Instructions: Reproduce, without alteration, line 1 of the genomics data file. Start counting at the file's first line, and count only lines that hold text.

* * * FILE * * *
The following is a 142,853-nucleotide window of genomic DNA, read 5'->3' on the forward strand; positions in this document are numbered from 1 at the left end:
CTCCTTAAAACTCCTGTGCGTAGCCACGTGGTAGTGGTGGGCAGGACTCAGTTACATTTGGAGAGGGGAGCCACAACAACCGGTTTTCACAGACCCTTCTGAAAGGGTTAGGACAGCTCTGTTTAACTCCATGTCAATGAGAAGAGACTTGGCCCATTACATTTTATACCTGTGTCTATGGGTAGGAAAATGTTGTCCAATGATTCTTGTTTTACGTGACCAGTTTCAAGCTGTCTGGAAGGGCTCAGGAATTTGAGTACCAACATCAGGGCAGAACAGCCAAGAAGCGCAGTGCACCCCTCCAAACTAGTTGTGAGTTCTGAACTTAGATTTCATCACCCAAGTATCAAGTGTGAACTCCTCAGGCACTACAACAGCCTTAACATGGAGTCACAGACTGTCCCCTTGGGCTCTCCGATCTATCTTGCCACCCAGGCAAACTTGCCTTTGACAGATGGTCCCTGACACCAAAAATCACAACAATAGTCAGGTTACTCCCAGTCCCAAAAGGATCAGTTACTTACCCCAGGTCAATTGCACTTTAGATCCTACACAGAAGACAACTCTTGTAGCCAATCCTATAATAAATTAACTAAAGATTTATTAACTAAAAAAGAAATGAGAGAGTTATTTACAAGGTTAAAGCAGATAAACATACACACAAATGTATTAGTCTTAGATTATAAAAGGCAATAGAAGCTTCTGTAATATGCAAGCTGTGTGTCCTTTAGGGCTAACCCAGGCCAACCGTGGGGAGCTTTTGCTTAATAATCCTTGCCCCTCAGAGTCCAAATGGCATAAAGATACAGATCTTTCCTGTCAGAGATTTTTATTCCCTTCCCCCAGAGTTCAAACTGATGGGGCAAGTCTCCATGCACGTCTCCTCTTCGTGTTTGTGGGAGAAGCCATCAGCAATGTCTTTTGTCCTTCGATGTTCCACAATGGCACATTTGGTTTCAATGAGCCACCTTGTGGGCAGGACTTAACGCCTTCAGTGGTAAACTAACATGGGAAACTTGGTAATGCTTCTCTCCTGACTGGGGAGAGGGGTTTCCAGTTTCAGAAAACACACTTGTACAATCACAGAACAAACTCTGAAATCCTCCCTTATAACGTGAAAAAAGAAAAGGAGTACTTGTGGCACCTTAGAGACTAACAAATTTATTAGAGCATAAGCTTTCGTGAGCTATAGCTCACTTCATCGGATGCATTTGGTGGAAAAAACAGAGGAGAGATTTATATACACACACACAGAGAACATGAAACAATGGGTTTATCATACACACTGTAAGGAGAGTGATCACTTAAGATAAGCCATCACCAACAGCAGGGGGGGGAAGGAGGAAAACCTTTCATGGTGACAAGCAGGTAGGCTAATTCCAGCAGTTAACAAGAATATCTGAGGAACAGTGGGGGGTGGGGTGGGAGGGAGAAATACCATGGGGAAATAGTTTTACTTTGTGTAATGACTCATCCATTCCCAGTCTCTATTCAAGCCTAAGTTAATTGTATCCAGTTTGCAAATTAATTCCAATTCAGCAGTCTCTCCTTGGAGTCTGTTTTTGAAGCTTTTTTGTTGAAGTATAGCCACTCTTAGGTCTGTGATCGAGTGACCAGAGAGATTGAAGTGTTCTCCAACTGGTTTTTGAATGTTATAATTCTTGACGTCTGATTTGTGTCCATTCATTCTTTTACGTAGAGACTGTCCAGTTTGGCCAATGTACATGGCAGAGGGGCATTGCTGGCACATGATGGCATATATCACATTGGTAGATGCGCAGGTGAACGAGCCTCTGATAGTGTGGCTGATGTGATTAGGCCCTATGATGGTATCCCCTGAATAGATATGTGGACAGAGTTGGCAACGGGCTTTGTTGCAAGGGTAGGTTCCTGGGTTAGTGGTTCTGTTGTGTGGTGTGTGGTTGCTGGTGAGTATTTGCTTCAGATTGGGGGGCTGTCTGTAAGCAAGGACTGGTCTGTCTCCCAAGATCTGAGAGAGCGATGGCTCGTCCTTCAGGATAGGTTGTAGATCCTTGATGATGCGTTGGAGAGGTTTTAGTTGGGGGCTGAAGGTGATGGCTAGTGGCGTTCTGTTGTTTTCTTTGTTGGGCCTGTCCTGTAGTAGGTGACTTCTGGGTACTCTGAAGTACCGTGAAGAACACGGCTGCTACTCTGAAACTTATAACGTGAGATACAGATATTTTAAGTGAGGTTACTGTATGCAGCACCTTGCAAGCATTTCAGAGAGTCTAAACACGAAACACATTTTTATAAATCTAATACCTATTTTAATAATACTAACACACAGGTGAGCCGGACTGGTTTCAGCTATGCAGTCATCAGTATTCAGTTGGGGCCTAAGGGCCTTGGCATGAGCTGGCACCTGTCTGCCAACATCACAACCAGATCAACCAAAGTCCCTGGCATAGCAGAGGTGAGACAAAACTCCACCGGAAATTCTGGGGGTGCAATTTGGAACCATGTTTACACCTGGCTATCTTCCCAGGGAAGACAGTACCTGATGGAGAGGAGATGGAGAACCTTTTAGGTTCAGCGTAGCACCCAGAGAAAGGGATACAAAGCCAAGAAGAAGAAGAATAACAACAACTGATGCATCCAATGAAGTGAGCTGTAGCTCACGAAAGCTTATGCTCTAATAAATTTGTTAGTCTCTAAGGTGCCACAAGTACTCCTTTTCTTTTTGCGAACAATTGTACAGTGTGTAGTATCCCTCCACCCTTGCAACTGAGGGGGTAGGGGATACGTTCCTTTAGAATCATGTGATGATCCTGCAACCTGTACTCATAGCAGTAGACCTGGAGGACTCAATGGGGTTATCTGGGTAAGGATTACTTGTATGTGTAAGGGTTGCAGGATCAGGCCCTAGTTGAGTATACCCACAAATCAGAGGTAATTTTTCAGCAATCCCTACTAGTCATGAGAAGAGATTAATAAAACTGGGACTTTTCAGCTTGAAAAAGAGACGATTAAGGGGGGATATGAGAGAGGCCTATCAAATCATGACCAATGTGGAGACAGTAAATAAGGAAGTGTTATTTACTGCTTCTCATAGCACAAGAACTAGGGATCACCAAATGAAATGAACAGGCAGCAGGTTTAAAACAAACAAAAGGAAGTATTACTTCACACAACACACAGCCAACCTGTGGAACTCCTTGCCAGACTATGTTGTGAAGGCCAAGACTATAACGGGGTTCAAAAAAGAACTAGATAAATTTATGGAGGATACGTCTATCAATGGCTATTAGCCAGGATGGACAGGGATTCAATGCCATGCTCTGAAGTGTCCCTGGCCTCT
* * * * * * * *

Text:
The following is a 142,853-nucleotide window of genomic DNA, read 5'->3' on the forward strand; positions in this document are numbered from 1 at the left end: